Alexi, X.; Berditchevski, F. & Odintsova, E. The effect of cell-ECM adhesion on signalling via the ErbB family of growth factor receptors. Biochem. Soc. Trans., 39(2):568-73, 2011. [ Links ]
Cohen, M. A. & Eaglstein, W. H. Recombinant human platelet-derived growth factor gel speeds healing of acute full-thickness punch biopsy wounds. J. Am. Acad. Dermatol., 45(6):857-62, 2001. [ Links ]
Dickson, J. H.; Grabowska, A.; El-Zaatari, M.; Atherton, J. & Watson, S. A. Helicobacter pylori can induce heparin-binding epidermal growth factor expression via gastrin and its receptor. Cancer Res., 66(15):7524-31, 2006. [ Links ]
Domaszewska-Szostek, A.; Zaleska, M. & Olszewski, W. L. The influence of tissue fluid/lymph cytokines and growth factors on human keratinocyte proliferation and differentiation. Transplant Proc., 41(8):3269-71, 2009. [ Links ]
Downing, M. T.; Brigstock, D. R.; Luquette, M. H.; Crissman-Combs, M. & Besner, G. E. Immunohistochemical localization of heparin-binding epidermal growth factor-like growth factor in normal skin and skin cancer. Histochem. J., 29(10):735-44, 1997. [ Links ]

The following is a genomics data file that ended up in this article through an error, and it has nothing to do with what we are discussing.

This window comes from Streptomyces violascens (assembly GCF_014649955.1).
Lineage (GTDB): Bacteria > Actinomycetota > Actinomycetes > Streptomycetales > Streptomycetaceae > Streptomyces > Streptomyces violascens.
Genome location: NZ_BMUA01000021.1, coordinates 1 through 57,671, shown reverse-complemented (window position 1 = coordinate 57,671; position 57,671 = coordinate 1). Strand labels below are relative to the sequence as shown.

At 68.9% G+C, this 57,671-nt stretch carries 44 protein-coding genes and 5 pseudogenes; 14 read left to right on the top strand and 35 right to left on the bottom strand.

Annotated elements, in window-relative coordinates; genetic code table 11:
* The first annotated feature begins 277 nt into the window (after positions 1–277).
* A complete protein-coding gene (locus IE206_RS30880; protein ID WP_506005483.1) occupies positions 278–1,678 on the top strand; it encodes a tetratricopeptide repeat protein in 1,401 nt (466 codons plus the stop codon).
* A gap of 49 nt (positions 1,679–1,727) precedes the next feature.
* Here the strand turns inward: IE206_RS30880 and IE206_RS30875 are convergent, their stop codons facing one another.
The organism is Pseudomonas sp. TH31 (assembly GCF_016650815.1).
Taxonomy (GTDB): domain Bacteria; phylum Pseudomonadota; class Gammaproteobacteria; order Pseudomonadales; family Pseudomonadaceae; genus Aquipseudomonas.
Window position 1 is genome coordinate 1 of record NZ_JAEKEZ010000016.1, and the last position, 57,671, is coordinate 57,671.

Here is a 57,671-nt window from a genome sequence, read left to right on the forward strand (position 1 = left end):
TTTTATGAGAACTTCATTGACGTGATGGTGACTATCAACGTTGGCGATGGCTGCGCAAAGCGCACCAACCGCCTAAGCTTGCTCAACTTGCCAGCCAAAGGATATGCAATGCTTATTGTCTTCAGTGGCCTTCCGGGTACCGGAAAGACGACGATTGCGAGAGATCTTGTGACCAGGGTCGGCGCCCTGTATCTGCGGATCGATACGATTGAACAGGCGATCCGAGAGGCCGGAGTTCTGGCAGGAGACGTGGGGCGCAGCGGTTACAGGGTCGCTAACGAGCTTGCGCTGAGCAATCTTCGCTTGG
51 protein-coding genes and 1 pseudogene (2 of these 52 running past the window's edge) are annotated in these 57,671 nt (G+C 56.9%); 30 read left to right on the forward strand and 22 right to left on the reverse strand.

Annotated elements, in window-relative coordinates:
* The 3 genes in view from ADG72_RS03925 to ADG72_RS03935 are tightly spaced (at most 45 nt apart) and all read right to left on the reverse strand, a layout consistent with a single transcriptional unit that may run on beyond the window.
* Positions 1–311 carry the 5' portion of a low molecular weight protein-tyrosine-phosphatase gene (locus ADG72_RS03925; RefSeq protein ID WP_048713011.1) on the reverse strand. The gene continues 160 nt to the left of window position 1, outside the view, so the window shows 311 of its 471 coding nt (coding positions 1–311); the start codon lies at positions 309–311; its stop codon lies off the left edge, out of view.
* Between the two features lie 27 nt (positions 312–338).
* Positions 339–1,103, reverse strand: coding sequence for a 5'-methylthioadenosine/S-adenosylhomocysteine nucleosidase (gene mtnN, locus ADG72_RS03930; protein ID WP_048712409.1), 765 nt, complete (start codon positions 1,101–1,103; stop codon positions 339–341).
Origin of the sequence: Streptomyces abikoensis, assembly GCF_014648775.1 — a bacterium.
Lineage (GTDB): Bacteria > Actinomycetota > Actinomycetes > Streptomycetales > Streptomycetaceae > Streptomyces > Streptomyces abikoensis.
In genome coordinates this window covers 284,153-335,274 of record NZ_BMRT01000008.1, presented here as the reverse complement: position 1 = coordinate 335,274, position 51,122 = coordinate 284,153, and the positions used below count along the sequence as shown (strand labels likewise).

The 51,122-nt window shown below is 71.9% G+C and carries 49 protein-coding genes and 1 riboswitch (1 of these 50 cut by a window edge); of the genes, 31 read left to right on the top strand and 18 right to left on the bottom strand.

Edwards, J. P.; Zhang, X. & Mosser, D. M. The expression of heparin-binding epidermal growth factor-like growth factor by regulatory macrophages. J. Immunol., 182(4):1929-39, 2009. [ Links ]
Giltaire, S.; Lambert, S. & Poumay, Y. HB-EGF synthesis and release induced by cholesterol depletion of human epidermal keratinocytes is controlled by extracellular ATP and involves both p38 and ERK1/2 signaling pathways. J. Cell Physiol., 226(6):1651-9, 2011. [ Links ]
Hashimoto, K. Regulation of keratinocyte function by growth factors. J. Dermatol. Sci., 24(1):S46-50, 2000. [ Links ]
Higashiyama, M.; Hashimoto, K.; Matsumoto, K. & Yoshikawa, K. Differential expression of transforming growth factor-alpha (TGF-alpha) and EGF receptor in transitional area of psoriatic epidermis. J. Dermatol. Sci., 7(1):45-53, 1994. [ Links ]
Higashiyama, S.; Iwabuki, H.; Morimoto, C.; Hieda, M.; Inoue, H. & Matsushita, N. Membrane-anchored growth factors, the epidermal growth factor family: beyond receptor ligands. Cancer Sci., 99(2):214-20, 2008. [ Links ]
Iijima, M.; Huang, Y. E. & Devreotes, P. Temporal and spatial regulation of chemotaxis. Dev. Cell., 3(4):469-78, 2002. [ Links ]
Jin, C.; Yin, F.; Lin, M.; Li, H.; Wang, Z.; Weng, J.; Liu, M.; Da Dong, X.; Qu, J. & Tu, L. GPR48 regulates epithelial cell proliferation and migration by activating EGFR during eyelid development. Invest. Ophthalmol. Vis. Sci., 49(10):4245-53, 2008. [ Links ]
Jorissen, R. N.; Walker, F.; Pouliot, N.; Garrett, T. P.; Ward, C. W. & Burgess, A. W. Epidermal growth factor receptor: mechanisms of activation and signalling. Exp. Cell. Res., 284(1):31-53, 2003. [ Links ]